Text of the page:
women and business

Success tips for women startups

The recipe for success in business can be allusive but here's what we think women need to consider before taking the plunge into the entrepreneurial world.

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Women startups. It’s arguably the “in” thing as more of us launch into businesses at a faster rate than ever before, and many are even leaving cushy and corporate positions to do it.

According to The NSW Department of Industry in 2014, one in four businesses were started by women, compared to one in six in 2011, while over the past 20 years there has been a 46 per cent increase in the number of women operating a business.

These facts are in line with research by the Australian Bureau of Statistics (ABS) in 2015, which also notes that despite the growth, women still remain under represented in Australian business.

The start-up community is vocal and vibrant across the world. And from the perspective of the corporate woman looking to go out and start a business, it might look easy. But it isn’t.

One of the biggest failings of start-ups is assuming their talent or idea by itself will get them through. It won’t.

Social media also adds to this false sense of security. But a ‘like’ on Facebook or another Twitter follower doesn’t necessarily mean you’ll get business or any traction on those followers.

So what does a woman need before going out on her own?

The most powerful thing you can have as you leave the corporate world and start-up on your own is a strong and reliable network.

When I say strong, I am talking about a network that exists based on credibility and consistent relationship building over time. It can take up to five years to build a credible following that gives you string consistent returns.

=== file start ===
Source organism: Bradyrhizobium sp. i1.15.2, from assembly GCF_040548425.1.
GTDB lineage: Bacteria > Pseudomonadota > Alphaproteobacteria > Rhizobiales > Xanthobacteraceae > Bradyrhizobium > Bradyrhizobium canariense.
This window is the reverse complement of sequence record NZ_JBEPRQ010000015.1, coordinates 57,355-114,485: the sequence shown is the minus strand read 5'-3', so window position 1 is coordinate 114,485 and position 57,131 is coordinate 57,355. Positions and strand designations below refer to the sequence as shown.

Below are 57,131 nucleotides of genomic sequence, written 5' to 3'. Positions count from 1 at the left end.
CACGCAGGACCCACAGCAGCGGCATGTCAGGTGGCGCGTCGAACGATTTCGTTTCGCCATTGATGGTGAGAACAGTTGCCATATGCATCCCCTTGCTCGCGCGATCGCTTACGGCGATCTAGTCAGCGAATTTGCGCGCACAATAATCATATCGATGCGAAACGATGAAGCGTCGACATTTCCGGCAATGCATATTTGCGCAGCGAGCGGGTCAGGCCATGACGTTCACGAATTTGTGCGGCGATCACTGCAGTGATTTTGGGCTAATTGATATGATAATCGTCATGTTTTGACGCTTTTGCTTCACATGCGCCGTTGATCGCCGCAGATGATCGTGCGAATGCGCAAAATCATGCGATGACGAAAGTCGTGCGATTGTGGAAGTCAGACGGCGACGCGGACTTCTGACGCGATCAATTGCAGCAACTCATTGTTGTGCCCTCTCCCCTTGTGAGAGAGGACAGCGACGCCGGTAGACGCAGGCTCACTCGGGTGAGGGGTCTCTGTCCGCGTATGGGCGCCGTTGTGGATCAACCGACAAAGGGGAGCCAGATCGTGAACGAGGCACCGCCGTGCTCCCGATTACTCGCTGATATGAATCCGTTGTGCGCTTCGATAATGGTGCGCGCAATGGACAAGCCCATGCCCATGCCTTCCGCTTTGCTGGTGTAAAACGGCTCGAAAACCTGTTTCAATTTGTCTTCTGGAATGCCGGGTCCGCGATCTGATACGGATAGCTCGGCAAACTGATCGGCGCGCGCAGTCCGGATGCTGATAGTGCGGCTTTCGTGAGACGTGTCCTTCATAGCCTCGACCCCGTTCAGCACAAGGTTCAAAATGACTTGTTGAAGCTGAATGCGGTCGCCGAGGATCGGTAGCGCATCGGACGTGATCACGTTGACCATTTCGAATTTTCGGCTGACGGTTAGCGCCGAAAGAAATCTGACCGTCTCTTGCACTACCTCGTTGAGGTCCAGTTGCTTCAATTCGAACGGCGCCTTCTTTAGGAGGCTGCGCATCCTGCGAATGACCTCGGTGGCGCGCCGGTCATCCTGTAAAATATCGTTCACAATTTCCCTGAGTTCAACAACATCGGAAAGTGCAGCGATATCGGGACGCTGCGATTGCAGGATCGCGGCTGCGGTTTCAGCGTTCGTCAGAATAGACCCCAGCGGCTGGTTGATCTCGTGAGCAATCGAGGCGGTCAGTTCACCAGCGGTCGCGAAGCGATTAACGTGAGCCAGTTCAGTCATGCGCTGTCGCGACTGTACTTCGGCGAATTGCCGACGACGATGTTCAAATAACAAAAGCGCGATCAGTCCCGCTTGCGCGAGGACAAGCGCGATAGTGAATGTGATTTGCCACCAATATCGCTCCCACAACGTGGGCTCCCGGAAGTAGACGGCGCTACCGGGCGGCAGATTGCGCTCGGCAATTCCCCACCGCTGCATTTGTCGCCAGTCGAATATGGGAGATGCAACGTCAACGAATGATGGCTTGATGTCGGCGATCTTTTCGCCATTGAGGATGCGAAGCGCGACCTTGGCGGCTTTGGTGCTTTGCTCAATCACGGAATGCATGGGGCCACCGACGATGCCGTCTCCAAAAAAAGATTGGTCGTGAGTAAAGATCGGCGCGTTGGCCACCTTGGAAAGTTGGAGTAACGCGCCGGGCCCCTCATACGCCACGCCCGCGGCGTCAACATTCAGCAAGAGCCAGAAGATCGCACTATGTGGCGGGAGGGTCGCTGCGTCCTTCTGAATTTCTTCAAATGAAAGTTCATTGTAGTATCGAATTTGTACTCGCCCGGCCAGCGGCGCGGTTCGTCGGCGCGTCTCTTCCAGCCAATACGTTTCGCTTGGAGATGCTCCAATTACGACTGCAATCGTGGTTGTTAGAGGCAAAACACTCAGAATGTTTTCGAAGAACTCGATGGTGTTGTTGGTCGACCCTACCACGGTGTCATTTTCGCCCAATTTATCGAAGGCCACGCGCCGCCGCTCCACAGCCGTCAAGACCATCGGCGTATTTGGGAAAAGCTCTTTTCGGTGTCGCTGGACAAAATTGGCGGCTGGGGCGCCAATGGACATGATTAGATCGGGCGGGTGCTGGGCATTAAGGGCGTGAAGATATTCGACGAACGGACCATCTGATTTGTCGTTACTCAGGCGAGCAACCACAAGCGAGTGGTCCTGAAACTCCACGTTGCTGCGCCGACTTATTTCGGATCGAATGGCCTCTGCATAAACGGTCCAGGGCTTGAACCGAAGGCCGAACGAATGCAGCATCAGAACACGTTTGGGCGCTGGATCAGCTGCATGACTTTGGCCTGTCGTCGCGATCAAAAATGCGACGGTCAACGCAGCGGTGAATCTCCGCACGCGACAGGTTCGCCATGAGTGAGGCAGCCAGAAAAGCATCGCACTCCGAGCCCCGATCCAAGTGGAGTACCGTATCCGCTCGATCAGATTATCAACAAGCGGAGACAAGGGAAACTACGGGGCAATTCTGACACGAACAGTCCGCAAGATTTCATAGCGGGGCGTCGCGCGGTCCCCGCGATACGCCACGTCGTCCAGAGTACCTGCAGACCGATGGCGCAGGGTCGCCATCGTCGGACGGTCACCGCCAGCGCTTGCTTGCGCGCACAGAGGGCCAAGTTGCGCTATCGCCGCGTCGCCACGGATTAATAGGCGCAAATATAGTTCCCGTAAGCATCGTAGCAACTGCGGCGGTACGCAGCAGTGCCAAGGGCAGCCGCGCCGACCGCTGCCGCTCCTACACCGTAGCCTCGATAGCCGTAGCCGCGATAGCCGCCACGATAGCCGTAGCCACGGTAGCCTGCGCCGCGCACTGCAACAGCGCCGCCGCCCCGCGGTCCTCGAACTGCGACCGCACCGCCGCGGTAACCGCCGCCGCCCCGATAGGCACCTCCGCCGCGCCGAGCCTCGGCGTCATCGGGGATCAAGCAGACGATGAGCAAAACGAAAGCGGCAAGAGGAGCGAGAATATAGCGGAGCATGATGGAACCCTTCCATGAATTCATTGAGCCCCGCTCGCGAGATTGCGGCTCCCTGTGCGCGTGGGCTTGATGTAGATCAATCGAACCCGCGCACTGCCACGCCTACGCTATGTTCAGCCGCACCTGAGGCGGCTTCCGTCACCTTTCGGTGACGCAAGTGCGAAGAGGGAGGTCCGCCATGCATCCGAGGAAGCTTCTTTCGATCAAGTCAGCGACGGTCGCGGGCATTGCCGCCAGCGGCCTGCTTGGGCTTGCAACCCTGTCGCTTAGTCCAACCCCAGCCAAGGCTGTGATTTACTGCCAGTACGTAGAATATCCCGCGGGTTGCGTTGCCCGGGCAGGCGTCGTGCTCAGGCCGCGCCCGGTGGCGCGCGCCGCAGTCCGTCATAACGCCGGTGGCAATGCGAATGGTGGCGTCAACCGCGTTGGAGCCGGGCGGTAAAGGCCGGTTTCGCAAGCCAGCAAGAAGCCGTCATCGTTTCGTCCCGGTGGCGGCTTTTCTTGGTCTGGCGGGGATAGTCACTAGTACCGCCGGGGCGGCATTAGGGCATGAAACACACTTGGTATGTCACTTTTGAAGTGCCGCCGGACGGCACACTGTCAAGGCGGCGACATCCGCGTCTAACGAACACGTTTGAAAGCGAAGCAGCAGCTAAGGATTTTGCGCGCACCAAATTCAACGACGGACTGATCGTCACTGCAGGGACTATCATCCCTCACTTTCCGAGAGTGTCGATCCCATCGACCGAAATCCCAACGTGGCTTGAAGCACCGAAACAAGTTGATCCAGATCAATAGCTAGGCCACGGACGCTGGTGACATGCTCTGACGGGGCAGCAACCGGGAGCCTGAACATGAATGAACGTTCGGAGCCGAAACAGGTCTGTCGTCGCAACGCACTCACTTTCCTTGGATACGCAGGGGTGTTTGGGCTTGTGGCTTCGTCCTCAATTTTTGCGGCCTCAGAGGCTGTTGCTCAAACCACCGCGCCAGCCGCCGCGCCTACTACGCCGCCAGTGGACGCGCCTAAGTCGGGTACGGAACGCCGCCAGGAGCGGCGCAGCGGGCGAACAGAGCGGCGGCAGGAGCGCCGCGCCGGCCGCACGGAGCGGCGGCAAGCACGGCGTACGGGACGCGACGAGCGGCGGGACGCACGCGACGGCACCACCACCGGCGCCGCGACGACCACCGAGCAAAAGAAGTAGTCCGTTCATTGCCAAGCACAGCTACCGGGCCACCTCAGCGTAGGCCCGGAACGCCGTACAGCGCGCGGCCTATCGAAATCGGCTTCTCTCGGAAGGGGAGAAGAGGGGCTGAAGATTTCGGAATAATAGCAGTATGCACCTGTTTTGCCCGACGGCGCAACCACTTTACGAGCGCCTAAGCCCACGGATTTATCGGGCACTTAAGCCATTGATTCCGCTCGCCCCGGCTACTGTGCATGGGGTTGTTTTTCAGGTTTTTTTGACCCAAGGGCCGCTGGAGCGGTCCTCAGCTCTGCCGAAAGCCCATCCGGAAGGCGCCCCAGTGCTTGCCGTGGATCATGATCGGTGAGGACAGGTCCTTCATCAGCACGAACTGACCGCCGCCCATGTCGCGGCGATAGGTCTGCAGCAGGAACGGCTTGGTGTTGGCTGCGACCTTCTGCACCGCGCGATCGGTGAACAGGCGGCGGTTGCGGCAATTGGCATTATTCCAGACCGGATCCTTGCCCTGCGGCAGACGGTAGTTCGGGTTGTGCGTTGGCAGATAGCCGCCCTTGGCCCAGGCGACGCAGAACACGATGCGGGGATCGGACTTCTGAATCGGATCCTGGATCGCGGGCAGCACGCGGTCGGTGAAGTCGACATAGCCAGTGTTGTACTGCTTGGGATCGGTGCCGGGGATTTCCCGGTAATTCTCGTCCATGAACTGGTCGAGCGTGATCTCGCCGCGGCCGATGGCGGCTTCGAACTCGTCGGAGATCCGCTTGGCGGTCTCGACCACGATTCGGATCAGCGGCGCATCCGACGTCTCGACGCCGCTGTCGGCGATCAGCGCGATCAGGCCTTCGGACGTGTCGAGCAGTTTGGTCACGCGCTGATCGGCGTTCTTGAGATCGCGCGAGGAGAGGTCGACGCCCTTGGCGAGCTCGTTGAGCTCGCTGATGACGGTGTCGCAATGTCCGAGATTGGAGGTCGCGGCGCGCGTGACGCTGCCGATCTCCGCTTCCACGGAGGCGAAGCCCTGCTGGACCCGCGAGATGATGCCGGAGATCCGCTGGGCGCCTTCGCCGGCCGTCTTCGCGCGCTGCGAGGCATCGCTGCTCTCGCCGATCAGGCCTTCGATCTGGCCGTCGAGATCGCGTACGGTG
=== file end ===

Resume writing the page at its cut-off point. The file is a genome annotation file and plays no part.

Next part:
If you’re looking to start a business then you need to do the following ASAP:

  • Review your current networks. Who needs to go and who needs to be included. Be realistic about this, and weigh everybody on their merits.
  • Don’t wait until you start the business. Nurture the networks now and make sure everyone you know is connected with you in one way or another — eg on LinkedIn — so they can see what you do over time.
  • Start networking in groups relevant to the industry of your future business. Build a brand name for yourself now.
  • Start writing and sharing what you know. Even if it is different to what you’re doing now, you need to start building yourself up as an authority in the future industry as soon as possible.
  • Educate yourself. Train yourself in areas you lack if needed, but be careful you don’t waste your money on courses you “think” you need but don’t. For example, nothing beats a degree when it comes to credibility and few things beat workshops on specific topics to help refine your marketing skills.
  • Start valuing yourself. Women talk themselves down too often, even if it means not going out there and taking an opportunity because of a lack of self worth. Start positioning yourself now in your mind the same way you want others to see you.

An idea or a few friends liking what you do won’t pay the bills.

Make sure you are thoroughly prepared well before taking the leap.

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